By Amalina Anuar
In a world hyper-aware of scandals, the importance of corporate governance cannot be overstated. At the Malaysian Institute of Accountants’ (MIA) annual Accounting Students Conference 2018, an expert panel broke down this key concept in simple manner to the future leaders of tomorrow.
What is corporate governance?
Put simply, corporate governance is about company behaviour.
Good corporate governance is when a company behaves responsibly towards its stakeholders, explained Dato’ Yusli Mohamed Yusoff, President, Malaysian Institute of Corporate Governance (MICG). Meanwhile, bad corporate governance is when companies short-change customers through unsustainable practices that harm society, the environment, and its employees among other things.
Dr.Nurmazilah Dato’ Mahzan, CEO, MIA, explained further that in any organisation, four key players— directors and the management, along with external and internal auditors— must be working together effectively and efficiently to ensure best corporate governance practices.
Since companies are run by humans, she noted that “what is important in corporate governance is the attitude of the people surrounding the organisation and corporate governance structures.”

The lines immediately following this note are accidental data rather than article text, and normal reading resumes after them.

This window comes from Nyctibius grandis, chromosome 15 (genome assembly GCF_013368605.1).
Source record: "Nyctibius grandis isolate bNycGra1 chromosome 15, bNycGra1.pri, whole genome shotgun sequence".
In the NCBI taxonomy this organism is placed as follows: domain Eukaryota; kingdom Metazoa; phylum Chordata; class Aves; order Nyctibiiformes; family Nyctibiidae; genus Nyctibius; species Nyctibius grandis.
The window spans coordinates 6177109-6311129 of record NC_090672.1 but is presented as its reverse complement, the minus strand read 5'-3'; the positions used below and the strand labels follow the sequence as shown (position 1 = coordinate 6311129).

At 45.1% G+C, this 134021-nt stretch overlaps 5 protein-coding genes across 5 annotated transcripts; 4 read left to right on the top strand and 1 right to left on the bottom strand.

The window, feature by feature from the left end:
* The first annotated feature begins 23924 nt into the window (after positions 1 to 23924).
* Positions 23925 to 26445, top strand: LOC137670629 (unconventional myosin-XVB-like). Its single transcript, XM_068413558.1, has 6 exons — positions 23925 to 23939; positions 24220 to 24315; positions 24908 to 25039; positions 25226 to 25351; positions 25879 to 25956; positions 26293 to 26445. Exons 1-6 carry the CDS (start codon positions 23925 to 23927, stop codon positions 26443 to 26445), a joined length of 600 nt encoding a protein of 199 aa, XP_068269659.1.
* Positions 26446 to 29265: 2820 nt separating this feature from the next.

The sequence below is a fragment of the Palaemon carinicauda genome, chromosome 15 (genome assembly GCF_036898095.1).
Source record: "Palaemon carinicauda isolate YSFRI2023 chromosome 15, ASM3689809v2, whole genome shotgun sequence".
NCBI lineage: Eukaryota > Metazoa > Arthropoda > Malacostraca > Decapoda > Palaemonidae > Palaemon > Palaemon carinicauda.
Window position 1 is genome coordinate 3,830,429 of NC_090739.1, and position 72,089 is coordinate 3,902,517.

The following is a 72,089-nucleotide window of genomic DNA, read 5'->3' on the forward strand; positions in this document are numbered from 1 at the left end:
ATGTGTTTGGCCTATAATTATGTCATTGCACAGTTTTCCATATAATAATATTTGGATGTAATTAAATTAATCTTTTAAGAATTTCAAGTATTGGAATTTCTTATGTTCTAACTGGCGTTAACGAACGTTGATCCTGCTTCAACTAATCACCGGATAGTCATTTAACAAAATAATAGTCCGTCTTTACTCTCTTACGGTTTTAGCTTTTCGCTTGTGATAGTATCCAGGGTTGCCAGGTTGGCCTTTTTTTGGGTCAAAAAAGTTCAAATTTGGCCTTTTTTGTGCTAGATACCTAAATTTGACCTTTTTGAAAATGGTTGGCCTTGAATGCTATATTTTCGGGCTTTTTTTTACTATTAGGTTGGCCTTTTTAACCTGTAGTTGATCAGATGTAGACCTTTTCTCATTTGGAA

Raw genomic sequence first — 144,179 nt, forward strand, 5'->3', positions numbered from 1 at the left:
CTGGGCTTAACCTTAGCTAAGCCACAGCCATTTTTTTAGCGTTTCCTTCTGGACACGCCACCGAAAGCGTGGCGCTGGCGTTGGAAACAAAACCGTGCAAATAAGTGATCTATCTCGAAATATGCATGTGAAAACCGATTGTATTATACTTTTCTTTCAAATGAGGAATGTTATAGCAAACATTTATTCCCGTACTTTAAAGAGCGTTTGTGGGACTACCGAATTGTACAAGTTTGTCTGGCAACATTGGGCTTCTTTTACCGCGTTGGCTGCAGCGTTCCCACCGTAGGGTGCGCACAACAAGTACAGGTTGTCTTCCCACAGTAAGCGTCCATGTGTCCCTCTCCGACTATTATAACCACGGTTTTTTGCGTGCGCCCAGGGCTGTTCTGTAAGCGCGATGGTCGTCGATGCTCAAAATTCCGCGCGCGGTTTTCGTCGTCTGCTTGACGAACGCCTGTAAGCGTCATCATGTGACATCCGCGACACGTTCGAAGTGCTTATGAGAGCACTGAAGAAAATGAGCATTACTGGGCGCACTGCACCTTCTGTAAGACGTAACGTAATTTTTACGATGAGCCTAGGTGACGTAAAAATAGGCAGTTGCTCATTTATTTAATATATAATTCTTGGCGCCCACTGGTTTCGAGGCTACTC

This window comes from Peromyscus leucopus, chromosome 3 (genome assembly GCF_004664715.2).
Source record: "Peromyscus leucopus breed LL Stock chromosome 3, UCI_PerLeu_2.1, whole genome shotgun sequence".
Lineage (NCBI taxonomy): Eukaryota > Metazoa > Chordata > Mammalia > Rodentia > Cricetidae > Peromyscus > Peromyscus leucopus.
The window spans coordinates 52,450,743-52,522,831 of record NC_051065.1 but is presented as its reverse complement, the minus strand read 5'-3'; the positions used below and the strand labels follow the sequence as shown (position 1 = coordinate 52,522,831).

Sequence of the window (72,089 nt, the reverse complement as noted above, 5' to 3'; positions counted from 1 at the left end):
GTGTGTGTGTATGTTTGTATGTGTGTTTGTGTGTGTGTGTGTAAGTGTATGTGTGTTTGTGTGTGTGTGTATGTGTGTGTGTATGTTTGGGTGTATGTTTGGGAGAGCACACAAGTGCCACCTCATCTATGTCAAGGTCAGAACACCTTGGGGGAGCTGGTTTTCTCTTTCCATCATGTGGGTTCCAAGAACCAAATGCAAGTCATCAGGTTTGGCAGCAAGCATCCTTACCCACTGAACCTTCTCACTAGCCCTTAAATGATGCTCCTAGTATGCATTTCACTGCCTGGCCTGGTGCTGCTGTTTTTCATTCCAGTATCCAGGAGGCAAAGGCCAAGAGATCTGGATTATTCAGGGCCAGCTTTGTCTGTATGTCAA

Integrity, accountability, transparency and disclosure must be embedded in the company’s standard operating procedures (SOPs), systems, and processes, added Dr.Nurmazilah.
In this sense, Dr.Zarina Zakaria, Head of Accounting Department, University Malaya, explained that corporate governance is both institutional and social. “Institutional [corporate governance] are the rules, the process, the system and the social [aspect] is where we are coming from, the impactors interacting within that system. It’s every one of us.”
Why is it important?
Without good corporate governance, explained Dato’ Yusli, “in the long run, the business of the company will not be sustainable.”
Stakeholders hold businesses to high standards in the current era. Failure to meet expectations will not only invite judgement and reputation risk, but potential loss of profit and eventual business failure.